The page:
As kids head back to school, DPR director attempts to downplay risks of fumigant pesticide 1,3-D (Telone)
FOR IMMEDIATE RELEASE
August 24, 2015
Paul Towers, PAN, (916) 216-1082, email@example.com
Sacramento, CA - Late Friday, state officials responded — and again signaled delay — on implementing restrictions for the use of the cancer-causing pesticide Telone. This comes on the heals of repeated requests to end the practice of “banking” allowances for hazardous pesticide use from year-to-year. And across the state, children are returning to school, some of them in very close proximity to fields where heavy amounts of the Telone are used.
“California officials are treating cancer-causing pesticides like cell phone minutes. Despite clear evidence that they exceed state-mandated safety levels, they have allowed growers to bank or roll-over Telone use from year-to-year. DPR and CalEPA must close this loophole,” said Sarah Aird, acting executive director of Californians for Pesticide Reform.
Starting in 2002, then director of the California Department of Pesticide Regulation (DPR) Paul Helliker worked with manufacturer Dow Chemical Co. to create a plan that allowed for widespread use of 1,3-dichloropropene (trade name: Telone), despite concerns about the chemical from scientists inside the department. The plan allowed Dow to work directly with growers to monitor use up to 90,250-pound mandated safety caps. Notably, it also allowed growers to “bank” or roll-over use allowances of the known carcinogen from year-to-year. And if growers used more than twice the safety cap in any region, or 180,500 pounds, they were allowed to apply for and receive approval to use more. The latter was commonly called “exceedences,” a practice that many scientists and community members call into question.
“These unscientific and unsafe practices have put California children, especially Latinos, in harm’s way,” said Francisco Rodriguez, president of the Pajaro Valley Federation of Teachers.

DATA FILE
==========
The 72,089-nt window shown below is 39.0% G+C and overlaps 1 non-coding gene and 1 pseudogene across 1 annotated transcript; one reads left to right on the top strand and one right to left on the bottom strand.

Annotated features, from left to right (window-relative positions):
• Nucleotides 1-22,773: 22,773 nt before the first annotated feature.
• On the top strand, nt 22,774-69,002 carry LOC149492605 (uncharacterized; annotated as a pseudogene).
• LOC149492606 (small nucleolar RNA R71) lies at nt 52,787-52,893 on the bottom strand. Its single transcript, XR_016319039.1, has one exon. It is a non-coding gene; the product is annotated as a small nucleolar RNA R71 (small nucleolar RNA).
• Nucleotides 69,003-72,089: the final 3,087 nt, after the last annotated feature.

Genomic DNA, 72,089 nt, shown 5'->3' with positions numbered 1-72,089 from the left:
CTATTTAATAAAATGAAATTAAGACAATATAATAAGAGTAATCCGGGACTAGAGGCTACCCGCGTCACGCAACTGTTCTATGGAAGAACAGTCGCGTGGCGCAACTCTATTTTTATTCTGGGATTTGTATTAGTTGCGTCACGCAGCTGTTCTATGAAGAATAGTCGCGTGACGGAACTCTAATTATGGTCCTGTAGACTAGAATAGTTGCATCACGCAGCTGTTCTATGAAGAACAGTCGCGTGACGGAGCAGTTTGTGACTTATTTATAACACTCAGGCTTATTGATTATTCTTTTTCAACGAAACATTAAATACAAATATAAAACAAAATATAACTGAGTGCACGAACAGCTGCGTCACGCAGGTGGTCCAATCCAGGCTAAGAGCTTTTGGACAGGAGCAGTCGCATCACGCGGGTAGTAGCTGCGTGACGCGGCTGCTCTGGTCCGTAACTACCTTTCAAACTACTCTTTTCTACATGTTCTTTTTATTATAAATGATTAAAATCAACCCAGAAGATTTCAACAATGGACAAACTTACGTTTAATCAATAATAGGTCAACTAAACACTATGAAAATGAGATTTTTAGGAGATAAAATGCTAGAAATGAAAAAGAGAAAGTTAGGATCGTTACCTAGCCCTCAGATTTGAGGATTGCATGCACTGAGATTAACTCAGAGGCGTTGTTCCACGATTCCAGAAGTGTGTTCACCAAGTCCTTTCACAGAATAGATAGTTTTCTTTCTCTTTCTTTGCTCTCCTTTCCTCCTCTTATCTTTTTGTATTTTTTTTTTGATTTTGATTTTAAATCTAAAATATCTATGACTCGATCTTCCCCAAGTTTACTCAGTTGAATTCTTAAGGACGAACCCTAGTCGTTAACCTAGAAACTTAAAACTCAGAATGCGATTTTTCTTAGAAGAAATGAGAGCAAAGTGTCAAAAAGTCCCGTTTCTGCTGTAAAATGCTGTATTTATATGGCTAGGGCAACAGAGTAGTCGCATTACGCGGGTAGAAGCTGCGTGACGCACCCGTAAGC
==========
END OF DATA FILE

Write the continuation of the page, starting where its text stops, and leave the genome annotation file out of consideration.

Banking grower use, and allowing exeedences, first came to light publicly after the Center for Investigative Reporting began submitting detailed public records requests to the department in 2013. In February 2014, DPR Director Brian Leahy issued a memorandum to end the practice of granting exceedances, or use of Telone at levels more than double what the state considers safe. But the department continued to allow the practice of banking, and on Friday affirmed its continuation until at least next year.
“Dow Chemical Co. and state regulators hatched a plan behind closed doors and only began to fix it when they got caught,” said Aird.
And that cozy relationship is clear. In an article published over the weekend in the Ventura County Star, investigative journalists quote DPR director Brian Leahy as telling Ventura County Supervisors that “the department never violated its own system because [Telone] waivers were part of that system.”
The article went further to point out the conflicting information from the department. According to the article, despite conflicting evidence from state toxicologists about pesticides impacting schoolchildren, director Leahy told supervisors “the kids weren’t at risk here.”
1,3-D is a gaseous fumigant pesticide, which is highly volatile and likely to drift from point of application. It is used widely across the state in growing strawberries, nuts, grapes, carrots and sweet potatoes. In its 2014 report, the California Department of Public Health found the pesticide to be the second most frequently used in close proximity of public schools.
“It took a memo to start the practice. A memo to fix part of the mistake. And now officials are unwilling to write one more to rectify the problem,” said Paul Towers, spokesperson for Pesticide Action Network. “It’s unfair and unjust, and California communities, especially children, deserve better. With a stroke of a pen, the Department of Pesticide Regulation could end the practice of banking cancer-causing pesticides. Kids deserve this protection now.”